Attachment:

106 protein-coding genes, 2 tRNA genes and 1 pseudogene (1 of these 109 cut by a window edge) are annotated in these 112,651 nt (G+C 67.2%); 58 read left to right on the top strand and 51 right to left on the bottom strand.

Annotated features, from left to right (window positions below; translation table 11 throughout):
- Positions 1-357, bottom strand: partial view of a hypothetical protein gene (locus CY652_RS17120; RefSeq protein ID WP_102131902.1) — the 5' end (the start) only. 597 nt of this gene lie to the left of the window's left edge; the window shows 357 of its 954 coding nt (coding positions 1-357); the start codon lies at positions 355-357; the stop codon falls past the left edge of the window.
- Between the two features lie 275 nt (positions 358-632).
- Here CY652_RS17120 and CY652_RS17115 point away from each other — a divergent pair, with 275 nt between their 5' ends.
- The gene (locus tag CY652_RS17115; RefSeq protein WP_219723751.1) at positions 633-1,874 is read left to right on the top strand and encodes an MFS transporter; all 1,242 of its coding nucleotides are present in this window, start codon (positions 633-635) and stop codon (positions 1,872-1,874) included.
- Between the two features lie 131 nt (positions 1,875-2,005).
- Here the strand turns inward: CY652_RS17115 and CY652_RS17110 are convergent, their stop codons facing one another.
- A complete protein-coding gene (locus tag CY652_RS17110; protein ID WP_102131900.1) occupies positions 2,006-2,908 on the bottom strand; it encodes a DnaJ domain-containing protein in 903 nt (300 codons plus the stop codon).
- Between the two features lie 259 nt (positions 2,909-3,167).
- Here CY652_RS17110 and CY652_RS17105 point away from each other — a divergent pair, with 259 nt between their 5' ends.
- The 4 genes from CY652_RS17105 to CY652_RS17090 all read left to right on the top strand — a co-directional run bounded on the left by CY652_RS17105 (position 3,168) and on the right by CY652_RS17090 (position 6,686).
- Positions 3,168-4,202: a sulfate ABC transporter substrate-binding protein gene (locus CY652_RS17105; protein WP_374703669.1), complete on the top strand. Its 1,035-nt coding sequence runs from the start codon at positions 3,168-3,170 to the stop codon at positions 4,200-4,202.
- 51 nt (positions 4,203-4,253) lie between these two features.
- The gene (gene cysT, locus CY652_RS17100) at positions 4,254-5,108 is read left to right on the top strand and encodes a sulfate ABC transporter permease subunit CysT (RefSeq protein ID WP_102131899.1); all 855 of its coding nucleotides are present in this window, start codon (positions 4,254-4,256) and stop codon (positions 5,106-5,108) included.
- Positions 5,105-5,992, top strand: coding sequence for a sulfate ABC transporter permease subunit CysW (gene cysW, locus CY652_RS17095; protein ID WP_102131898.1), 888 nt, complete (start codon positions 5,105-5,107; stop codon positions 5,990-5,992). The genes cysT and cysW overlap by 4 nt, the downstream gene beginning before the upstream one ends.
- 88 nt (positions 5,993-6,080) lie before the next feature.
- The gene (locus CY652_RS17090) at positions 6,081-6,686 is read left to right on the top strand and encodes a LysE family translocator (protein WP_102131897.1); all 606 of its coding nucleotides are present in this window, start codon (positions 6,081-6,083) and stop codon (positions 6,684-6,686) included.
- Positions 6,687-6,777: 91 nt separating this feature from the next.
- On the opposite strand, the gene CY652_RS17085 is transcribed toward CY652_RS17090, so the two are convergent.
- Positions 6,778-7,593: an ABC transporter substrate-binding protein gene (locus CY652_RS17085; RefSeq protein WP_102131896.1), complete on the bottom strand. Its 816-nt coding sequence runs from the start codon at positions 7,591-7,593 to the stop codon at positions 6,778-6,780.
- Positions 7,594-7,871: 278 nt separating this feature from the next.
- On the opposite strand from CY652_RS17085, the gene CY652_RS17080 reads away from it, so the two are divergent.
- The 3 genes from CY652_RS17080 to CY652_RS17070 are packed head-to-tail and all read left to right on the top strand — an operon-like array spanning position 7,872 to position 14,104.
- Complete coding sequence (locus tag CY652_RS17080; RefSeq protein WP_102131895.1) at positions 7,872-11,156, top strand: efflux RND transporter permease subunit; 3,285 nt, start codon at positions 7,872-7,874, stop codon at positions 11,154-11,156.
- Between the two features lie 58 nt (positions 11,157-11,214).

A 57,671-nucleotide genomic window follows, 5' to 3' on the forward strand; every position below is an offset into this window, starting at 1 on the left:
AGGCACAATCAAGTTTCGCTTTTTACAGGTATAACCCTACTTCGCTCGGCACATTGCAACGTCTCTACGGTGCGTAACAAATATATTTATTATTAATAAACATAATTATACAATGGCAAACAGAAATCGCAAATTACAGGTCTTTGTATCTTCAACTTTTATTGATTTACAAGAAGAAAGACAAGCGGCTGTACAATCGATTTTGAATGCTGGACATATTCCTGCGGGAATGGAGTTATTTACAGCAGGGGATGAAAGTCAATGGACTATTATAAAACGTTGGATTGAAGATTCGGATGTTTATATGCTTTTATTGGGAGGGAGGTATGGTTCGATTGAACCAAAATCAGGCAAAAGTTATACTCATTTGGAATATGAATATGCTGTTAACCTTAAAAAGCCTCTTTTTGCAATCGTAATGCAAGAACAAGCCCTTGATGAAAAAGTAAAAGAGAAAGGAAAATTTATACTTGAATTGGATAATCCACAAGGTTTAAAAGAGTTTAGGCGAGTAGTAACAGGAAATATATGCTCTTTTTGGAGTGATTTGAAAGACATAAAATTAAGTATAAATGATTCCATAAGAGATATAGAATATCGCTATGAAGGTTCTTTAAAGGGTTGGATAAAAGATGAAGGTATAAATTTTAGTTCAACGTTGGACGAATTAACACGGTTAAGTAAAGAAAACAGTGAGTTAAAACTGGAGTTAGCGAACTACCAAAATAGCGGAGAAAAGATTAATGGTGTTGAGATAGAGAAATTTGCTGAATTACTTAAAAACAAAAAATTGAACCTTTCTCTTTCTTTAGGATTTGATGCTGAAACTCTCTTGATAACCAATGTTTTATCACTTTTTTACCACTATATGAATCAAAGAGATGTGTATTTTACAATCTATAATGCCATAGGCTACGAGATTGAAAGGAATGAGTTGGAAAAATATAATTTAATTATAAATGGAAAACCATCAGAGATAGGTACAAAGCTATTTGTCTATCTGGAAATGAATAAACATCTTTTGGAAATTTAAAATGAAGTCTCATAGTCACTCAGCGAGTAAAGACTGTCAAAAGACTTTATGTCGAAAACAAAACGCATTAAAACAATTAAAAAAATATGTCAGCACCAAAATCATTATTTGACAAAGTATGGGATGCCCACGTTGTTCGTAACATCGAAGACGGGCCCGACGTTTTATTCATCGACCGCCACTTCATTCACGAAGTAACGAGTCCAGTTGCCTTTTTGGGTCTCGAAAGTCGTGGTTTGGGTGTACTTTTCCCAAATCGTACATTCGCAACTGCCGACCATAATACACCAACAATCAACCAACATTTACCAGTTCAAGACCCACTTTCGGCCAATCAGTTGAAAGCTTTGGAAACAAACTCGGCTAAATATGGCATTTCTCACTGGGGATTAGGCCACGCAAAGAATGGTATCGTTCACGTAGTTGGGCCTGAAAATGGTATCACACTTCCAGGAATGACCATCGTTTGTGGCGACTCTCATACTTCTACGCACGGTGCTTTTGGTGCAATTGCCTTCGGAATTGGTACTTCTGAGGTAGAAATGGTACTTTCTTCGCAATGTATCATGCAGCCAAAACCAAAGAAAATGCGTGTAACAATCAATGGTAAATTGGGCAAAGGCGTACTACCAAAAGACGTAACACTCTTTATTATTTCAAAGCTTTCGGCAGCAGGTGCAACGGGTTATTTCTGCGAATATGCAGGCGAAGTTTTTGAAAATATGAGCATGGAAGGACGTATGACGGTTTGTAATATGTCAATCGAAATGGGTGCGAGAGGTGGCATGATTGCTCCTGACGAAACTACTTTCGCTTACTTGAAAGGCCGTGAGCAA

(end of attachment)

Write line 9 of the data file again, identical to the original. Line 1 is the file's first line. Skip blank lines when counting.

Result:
- A complete protein-coding gene (locus tag CY652_RS17110; protein ID WP_102131900.1) occupies positions 2,006-2,908 on the bottom strand; it encodes a DnaJ domain-containing protein in 903 nt (300 codons plus the stop codon).